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[AZ] Three highly effective cutting pots

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  • George Klump
    29 December 2006 Mike, Don t worry about what a few others may think here about your potting efforts. It looks to me as if most of your plants have gone to
    Message 1 of 2 , Dec 29, 2006
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      29 December 2006
       
      Mike,
       
      Don't worry about what a few others may think here about your potting efforts.  It looks to me as if most of your plants have gone to pot!    J   Actually, what you are trying to do is to find a way of growing cuttings in a fast draining medium under controlled but high humidity conditions necessary for cuttings to have in order to put on roots.  The big trick, we have found, is to catch the rooted cuttings before any type of fungus, especially phytophthora, gets started on the rooted cutting.  We are eventually going to build a new type of propagation table at Descanso Gardens, a table which has been engineered by one of our members, who is a retired aeronautics engineer, a table which will use some electronic control both on bottom temperatures and humidity which latter will probably be handled by an overhead misting system.  As far as we know, it will be a unique propagation table well advanced over propagation methods currently in use at retail nurseries on this coast.  That's our intention and we already have the plans drawn for this.  Now it's a matter of doing it!  We will propagate R. vireya and possibly some R. azalea, maybe some elepidotes, too.  However, the first purpose is the propagation of vireyas.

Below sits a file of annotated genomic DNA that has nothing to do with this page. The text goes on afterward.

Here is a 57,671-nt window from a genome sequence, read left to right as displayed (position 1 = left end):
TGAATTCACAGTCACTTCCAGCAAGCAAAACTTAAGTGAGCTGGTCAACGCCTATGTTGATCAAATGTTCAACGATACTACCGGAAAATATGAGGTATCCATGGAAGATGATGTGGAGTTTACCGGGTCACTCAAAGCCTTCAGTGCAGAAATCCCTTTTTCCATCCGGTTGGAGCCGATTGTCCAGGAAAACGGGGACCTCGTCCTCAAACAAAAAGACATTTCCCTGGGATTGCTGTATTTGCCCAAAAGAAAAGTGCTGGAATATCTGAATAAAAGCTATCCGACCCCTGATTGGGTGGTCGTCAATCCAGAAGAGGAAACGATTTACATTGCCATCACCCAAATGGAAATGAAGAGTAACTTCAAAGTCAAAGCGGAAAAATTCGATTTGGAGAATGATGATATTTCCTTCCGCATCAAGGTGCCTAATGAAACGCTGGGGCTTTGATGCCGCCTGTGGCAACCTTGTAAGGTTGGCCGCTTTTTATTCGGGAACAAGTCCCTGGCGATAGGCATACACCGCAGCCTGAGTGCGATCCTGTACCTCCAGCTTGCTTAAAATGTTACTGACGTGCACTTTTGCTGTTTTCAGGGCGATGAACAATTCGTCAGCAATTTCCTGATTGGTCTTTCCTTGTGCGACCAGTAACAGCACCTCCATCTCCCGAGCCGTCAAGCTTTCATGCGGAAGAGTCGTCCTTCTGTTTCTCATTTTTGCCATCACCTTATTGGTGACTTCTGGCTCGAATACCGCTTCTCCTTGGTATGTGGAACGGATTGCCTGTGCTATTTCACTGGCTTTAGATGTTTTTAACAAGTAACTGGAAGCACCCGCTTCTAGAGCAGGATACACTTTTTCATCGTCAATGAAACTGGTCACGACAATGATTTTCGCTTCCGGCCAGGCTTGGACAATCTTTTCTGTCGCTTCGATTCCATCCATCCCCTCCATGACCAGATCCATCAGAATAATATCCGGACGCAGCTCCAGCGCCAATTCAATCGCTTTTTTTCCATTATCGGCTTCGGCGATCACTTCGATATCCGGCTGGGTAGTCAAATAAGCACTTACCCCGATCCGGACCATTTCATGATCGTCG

In the meantime, carry on with your efforts.  Keep the humidity high and controlled at least till the cutting sends out its roots and, I hope, without any significant fungus growth.  
       
      George K.
       
      P.S. We keep all of our cuttings out of the direct sunlight here.   
       
       
       
       
       
      ----- Original Message -----
      Sent: Thursday, December 28, 2006 6:57 PM
      Subject: [AZ] Three highly effective cutting pots

      I am trying to document in photos the different things
      I do in propagation and share those photos with the
      public. For really hard to root plants requiring fast
      drainage and a well-aerated root zone I recommend the
      use of rigid mesh pots as shown here in these three
      photos. These pots are intended for use with aquatic
      plants in garden ponds, but they work extremely well
      for rooting and growing woody land plants sensitive to
      saturated media.

      Shown here are three sizes of garden pond mesh pots